The inner lives of celebrities have become our Torah, our Quran, our Book of Revelations (or maybe our Dianetics), to be scrutinized and deciphered as if performing exegesis on some cryptic sacred text. Tom Cruise and Katie Holmes leap on talk-show sofas, snog openly in front of hordes of paparazzi and hysterically declaim their passion to the press ("I miss him right now," Katie told one reporter, "And it's been like an hour!") -- but we know, we just know, they are lying -- their fake affair must conceal some far more perverse reality. Conversely, Brad Pitt wearily denies the existence of the mutant couple-creature that Access Hollywood has already dubbed "Brangelina" (that 60-page photo spread in the July issue of W, featuring Pitt and Jolie as a fictional suburban married couple, should be a big help in quelling the rumors), but we know he's lying too. Is our suspicion a healthy sign of resistance to celebrity bullshit, or just another trick to keep us buying magazines?

Memo to the celebrity-industrial complex, for whenever you hold your next top-secret cabal in a secure bunker beneath the "Hollywood" sign: It isn't fair. You can't brainwash us with the culture of celebrity, only to scold us for wanting the myth. You can't have your publicity-machine cake -- a tasty confection made entirely of money -- and eat your moral righteousness too. If the studio wants to use every means necessary to hawk tickets to Mr. and Mrs. Smith, so be it. But I'll take mine without the guilt, and worry about Africa on my own time.

Exceptional stuff from one of our finest cultural observers. (So good that I'll avoid my usual commentary, which in this case would be just a bit too obvious.)

This "celebrity-industrial complex" is truly the mother of all Signs of the Apocalypse, perhaps even the Apocalypse itself. I think I need to lie down.

(Anyone wanna see Mr. and Mrs. Smith with me? I can't resist!)

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Colin Powell on The Daily Show

Politics and partisanship aside, a truly admirable man who deserves our attention. I may not always agree with him, and he may have unintentionally misrepresented the Iraqi threat at the U.N., but I have nothing but respect for him. If only the other actors behind the Iraq War were so eloquent in defence of their actions. If only those other actors had listened to him at the time (and on so much else).

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Yuan a piece o' me?

My friend and colleague Vivek Krishnamurthy, who runs the Dominion Wine & Cheese Society (see link, right) and who has provided a good deal of technical support over here at The Reaction (in fact, he turned me on to Blogger in the first place), is something of an expert on economics and international trade (not to swell his ego or anything), and the other day he posted an excellent piece on America's trade deficit, specifically in relation to China. Check it out here. As something of a fiscal (moderate) conservative myself (a real one, that is, one who believes in responsibility), I agree that the U.S. would do well to get its "own fiscal house in order" by rolling back some of Bush's tax cuts and substantially reducing the deficit (which only burdens future generations with a massive debt that may sink American prosperity). In this sense, Vivek is right that the U.S. is currently plagued by "responsibility avoidance". It's time to do something about it.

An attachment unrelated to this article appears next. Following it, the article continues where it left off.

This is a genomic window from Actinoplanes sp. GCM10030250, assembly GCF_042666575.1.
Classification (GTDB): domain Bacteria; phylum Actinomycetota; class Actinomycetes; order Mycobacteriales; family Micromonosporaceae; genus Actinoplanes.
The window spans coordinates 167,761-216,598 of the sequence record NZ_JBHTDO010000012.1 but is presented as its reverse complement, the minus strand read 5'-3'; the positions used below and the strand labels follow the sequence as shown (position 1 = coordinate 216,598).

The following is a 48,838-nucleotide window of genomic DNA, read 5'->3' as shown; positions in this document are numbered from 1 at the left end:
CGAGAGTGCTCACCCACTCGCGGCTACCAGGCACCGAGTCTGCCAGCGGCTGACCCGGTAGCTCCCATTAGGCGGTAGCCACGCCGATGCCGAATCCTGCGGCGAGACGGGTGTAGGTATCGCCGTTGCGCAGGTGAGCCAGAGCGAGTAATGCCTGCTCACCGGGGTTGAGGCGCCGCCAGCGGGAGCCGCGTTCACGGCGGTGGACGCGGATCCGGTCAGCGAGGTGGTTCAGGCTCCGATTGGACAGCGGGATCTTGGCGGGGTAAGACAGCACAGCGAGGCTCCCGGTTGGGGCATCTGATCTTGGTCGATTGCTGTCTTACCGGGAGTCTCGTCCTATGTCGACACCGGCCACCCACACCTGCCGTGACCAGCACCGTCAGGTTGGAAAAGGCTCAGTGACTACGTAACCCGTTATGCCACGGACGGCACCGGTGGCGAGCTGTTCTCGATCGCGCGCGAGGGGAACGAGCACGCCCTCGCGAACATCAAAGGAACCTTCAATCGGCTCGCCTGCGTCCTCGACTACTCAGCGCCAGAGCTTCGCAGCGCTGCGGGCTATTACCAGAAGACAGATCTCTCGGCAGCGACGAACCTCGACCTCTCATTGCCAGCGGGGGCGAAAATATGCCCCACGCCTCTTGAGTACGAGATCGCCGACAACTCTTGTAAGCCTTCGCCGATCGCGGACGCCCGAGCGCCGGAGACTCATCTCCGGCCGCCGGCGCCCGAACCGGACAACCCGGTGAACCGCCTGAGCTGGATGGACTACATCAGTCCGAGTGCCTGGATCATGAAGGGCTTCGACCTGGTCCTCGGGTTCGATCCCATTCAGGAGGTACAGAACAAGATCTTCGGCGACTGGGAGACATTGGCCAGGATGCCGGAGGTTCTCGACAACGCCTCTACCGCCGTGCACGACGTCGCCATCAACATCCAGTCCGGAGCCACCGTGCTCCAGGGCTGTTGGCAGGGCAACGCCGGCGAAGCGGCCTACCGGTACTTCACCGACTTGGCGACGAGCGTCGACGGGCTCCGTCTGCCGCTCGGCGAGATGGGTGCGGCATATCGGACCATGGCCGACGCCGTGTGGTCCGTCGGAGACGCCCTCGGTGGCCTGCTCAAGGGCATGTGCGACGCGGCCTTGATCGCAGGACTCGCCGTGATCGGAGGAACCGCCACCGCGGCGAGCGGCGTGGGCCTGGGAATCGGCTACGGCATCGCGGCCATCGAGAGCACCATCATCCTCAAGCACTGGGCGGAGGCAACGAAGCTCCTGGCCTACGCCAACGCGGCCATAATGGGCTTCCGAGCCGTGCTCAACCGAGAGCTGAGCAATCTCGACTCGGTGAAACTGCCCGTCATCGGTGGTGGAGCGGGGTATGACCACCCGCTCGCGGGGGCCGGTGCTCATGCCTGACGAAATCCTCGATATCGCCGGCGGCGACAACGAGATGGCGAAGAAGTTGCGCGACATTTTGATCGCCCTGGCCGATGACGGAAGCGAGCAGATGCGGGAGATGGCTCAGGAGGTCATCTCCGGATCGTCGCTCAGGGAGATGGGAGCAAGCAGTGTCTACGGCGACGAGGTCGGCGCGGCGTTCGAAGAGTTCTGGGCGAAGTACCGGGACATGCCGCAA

In short, there's nothing conservative about the conservatives in Washington -- where conservatism, under Bush, has come to mean class warfare in the form of irresponsible tax cuts that favour the highest tax brackets and renewed dedication to the very unconservative concept of Big Government. This should concern both liberals and conservatives, not to mention sober moderates who emphasize responsibility, but the madness goes on.

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Wednesday, June 08, 2005

No filibuster for you, Janice Rogers Brown!

I've already written a good deal about the filibuster deal that essentially paved the way for three of Bush's more extreme judicial nominees to be confirmed -- see here, here, and here -- and today Janice Rogers Brown followed Priscilla Owen as the second to be confirmed, also by a 56-43 vote in the Senate. The Post reports here.

It's tough not to be worn down by all this. I generally opposed the filibuster deal struck by moderates and mavericks in the Senate, not because I myself promote opposition for opposition's sake when it comes to anything Bush and the Republicans want to do, nor because I'm so far on the left that I simply oppose most or everything they want to do, nor because I oppose moderate solutions (in fact, we need more moderate solutions in this time of extreme partisanship). Indeed, I realize that a conservative president will nominate mostly conservative judges and that most of those nominees will go through, and that, on the whole, that's not necessarily such a bad thing. After all, a liberal president will nominate mostly liberal judges, and that's just the way it goes when judicial nominations are political. No, what I object to here is that the filibuster deal has allowed for the confirmation of three judges who, in my opinion (and in the opinion of many others), are well outside the mainstream of American life (after the Brown vote, the Senate voted to end the filibuster of William Pryor's nomination -- he will soon be confirmed). The Democrats allowed the vast majority of Bush's nominees to sail through, but they attempted to block these particular nominations for good reasons, not just to win some meaningless partisan battle. I address some of this in my previous posts (see links above), but Echidne of the Snakes, a fellow blogger, has a good post on Brown's extremism here.